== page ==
Surajkund, India (Ganges - BBC)
“As followers of Buddha we must shelter not only the good but wrongdoers as well. Is it not for their sake that we exist?”
Greetings from Watertown, MA. Ugh.
Buddhism posts will continue at a later time
A monk told Joshu, “I have just entered the monastery. Please teach me.”
Joshu asked, “Have you eaten your rice porridge?
The monk replied, “I have eaten.”
Joshu said, “Then you had better wash your bowl.”
At that moment the monk was enlightened.
I’ll list the deeds that bring remorse,
that are far from the teachings.
An angry person
It’s because of a mother’s devotion
that one sees the world,
yet an angry run-of-the-mill person
can kill this giver of life.
Like oneself, all beings hold themselves most dear,
yet an angry person, deranged,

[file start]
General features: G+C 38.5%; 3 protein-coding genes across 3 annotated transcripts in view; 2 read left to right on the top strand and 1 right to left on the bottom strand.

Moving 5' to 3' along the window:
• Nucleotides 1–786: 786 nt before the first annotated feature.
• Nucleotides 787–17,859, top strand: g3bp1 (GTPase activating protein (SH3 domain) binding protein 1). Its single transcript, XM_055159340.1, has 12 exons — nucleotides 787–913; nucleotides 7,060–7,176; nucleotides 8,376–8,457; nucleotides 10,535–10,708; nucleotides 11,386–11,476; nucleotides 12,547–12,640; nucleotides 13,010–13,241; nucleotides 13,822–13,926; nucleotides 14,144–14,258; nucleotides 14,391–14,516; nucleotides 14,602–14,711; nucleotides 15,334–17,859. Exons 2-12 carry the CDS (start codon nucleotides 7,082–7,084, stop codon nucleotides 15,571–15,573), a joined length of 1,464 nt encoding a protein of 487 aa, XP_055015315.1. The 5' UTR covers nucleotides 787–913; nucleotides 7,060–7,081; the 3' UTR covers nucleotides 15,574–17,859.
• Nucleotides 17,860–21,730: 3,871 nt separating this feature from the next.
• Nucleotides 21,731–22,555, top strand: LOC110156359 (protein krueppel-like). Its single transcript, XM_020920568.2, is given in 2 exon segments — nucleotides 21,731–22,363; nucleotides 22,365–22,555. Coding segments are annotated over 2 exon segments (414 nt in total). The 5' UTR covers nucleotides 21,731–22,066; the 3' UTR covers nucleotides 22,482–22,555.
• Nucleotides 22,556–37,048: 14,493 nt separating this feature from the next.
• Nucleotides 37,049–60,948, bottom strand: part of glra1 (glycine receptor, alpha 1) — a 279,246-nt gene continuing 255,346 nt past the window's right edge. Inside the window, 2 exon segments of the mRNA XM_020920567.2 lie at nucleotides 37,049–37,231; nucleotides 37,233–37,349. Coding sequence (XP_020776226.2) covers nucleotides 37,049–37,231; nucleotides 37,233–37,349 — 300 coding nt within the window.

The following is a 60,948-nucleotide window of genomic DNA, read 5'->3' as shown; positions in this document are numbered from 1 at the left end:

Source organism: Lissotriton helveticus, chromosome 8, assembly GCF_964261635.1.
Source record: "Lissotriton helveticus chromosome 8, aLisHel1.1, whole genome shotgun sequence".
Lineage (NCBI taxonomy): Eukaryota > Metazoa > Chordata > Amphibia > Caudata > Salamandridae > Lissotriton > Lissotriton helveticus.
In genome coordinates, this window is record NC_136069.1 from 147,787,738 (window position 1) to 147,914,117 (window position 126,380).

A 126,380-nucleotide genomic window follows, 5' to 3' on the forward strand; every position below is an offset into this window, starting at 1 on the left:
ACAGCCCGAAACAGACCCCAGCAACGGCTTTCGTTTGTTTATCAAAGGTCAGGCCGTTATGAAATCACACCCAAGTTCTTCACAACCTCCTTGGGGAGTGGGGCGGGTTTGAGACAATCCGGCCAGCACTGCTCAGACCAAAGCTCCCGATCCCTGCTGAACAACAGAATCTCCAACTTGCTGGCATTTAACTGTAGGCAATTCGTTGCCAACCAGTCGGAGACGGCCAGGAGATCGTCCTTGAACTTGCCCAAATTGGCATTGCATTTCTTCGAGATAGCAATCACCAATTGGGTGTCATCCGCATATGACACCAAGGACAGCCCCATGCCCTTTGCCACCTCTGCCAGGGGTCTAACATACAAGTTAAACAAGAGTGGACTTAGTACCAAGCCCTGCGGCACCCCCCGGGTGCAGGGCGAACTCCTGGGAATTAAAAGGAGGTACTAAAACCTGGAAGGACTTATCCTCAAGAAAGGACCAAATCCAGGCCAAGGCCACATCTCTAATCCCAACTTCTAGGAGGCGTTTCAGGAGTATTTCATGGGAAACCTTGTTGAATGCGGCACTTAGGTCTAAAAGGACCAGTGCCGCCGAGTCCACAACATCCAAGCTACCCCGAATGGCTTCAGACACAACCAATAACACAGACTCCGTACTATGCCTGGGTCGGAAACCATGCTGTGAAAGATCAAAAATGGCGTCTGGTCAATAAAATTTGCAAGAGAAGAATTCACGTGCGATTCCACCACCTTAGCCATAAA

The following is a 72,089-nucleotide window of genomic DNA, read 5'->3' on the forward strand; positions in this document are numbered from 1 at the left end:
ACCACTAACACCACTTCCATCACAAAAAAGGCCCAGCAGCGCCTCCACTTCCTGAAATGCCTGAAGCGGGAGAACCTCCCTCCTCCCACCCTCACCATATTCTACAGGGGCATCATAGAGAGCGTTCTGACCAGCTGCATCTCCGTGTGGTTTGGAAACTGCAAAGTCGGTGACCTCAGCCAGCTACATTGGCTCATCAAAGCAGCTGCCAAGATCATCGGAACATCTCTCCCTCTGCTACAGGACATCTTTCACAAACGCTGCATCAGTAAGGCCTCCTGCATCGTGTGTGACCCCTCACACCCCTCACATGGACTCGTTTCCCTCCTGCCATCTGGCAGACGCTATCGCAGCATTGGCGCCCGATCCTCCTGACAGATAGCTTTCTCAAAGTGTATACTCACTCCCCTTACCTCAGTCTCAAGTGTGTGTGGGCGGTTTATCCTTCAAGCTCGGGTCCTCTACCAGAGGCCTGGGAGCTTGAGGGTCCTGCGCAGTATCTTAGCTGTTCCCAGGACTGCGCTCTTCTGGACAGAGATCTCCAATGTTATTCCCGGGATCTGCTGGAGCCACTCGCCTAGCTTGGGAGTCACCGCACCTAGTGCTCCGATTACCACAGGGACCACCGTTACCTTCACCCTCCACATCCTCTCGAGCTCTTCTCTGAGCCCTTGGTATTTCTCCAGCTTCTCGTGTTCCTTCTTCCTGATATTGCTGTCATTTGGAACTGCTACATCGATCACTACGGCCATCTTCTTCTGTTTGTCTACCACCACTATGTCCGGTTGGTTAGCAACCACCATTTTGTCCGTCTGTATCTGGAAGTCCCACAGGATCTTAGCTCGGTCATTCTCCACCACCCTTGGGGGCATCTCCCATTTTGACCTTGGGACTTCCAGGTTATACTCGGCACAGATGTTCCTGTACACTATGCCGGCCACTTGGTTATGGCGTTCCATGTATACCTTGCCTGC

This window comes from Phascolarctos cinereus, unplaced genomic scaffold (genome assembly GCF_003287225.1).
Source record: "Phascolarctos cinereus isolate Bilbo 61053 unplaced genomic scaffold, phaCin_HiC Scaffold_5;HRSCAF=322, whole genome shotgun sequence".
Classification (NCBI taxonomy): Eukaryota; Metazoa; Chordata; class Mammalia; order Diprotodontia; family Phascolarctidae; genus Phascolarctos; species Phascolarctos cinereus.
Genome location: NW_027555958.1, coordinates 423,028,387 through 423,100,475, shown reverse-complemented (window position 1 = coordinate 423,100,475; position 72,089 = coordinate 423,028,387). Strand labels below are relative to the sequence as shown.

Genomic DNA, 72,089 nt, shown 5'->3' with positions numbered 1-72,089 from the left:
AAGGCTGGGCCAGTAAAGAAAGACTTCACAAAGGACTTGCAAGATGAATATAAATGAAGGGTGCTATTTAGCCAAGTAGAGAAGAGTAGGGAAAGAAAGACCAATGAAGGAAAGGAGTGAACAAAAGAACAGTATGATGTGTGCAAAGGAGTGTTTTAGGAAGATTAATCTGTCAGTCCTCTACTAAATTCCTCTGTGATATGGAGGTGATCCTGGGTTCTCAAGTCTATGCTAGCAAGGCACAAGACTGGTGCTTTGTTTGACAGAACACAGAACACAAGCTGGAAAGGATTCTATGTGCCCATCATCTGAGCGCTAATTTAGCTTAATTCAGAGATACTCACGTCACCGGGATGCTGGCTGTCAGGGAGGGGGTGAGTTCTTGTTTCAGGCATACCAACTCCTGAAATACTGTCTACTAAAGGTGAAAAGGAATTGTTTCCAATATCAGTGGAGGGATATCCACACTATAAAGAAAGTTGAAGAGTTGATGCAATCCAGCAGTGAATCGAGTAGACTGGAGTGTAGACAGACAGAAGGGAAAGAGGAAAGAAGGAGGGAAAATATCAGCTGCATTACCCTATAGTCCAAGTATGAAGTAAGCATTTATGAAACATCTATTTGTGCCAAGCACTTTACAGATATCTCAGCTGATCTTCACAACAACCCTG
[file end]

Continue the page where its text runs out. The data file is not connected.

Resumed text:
can kill himself in many ways:
with a sword, taking poison,
hanging himself by a rope in a mountain glen.”
— “Kodhana Sutta: An Angry Person” (AN 7.60), translated from the Pali by Thanissaro Bhikkhu. Access to Insight, 4 July 2010, http://www.accesstoinsight.org/tipitaka/an/an07/an07.060.than.html . Retrieved on 27 March 2013.
— Peace Is Every Step — Thich Nhat Hanh
Give up anger, give up conceit,
Pass beyond every fetter.
There is no suffering for one who possesses nothing,
Who doesn’t cling to body-and-mind.”
— Dhammapada verse 221
“These are the six dangers inherent in habitual partying: You constantly seek, ‘Where’s the dancing? Where’s the singing? Where’s the music? Where are the stories? Where’s the applause? Where’s the drumming?’
from the “Sigalovada Sutta: The Buddha’s Advice to Sigalaka” (DN 31), translated from the Pali by John Kelly, Sue Sawyer, and Victoria Yareham. Access to Insight, 8 June 2010, http://www.accesstoinsight.org/tipitaka/dn/dn.31.0.ksw0.html . Retrieved on 4 March 2013.